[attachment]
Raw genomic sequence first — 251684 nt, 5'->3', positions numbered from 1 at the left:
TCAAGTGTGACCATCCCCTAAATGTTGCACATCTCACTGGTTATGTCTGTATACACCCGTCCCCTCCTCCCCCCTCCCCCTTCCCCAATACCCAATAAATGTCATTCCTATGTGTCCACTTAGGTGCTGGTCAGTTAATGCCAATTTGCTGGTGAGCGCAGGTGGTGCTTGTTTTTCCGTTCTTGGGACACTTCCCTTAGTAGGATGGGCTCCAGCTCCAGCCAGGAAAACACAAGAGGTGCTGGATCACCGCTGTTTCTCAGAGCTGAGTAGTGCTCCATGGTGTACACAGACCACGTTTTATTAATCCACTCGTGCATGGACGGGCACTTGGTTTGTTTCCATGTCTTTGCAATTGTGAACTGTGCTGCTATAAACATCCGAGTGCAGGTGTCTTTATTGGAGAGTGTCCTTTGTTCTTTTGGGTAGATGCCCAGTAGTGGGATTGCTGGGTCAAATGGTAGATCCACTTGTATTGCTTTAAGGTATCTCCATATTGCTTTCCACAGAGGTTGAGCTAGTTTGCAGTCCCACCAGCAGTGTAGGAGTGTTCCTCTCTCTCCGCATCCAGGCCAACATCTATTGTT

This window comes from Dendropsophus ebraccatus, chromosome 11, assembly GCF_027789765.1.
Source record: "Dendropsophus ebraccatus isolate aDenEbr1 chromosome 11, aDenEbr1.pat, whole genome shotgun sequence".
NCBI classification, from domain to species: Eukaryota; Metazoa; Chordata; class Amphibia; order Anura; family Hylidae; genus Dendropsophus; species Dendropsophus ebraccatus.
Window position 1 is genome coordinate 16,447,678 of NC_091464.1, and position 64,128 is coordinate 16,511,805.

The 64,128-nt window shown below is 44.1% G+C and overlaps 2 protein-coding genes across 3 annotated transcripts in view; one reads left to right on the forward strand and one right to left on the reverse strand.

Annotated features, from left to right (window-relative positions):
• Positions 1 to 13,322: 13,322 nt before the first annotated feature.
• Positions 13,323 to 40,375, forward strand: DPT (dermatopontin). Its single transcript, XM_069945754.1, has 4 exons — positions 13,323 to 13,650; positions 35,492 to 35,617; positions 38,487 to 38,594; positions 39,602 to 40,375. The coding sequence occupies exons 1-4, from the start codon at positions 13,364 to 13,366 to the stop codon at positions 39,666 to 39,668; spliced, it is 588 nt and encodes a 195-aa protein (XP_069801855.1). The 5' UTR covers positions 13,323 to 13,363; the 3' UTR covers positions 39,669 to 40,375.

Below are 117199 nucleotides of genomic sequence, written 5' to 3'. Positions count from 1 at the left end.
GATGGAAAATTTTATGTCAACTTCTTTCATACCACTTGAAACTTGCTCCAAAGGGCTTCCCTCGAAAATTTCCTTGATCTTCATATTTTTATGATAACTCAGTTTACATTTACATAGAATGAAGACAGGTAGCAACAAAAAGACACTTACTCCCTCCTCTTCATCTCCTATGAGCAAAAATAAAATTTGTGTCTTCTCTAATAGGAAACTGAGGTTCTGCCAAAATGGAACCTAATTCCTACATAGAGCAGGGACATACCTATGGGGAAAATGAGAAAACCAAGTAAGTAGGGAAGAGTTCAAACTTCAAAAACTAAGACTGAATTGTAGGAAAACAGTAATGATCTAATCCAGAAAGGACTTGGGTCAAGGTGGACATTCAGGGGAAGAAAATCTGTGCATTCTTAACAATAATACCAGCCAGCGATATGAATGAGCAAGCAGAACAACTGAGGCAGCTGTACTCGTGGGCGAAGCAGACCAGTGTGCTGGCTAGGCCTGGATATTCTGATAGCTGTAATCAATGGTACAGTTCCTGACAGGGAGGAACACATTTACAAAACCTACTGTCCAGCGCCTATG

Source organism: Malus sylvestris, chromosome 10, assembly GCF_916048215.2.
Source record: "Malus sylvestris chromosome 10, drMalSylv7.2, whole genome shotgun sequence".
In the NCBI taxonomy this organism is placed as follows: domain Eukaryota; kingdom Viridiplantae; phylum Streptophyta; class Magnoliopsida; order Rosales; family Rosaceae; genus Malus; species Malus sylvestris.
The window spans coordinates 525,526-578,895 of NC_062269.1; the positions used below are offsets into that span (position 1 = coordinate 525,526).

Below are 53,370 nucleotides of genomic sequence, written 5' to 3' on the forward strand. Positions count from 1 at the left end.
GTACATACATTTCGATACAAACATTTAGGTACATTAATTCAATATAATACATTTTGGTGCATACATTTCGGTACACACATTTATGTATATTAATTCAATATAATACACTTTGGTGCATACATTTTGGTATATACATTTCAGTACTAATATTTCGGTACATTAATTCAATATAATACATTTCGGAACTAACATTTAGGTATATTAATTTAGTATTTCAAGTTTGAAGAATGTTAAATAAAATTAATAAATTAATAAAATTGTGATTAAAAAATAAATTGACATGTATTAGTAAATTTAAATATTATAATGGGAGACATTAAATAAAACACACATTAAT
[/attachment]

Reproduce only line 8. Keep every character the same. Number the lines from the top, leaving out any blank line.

Annotated features, from left to right (window-relative positions):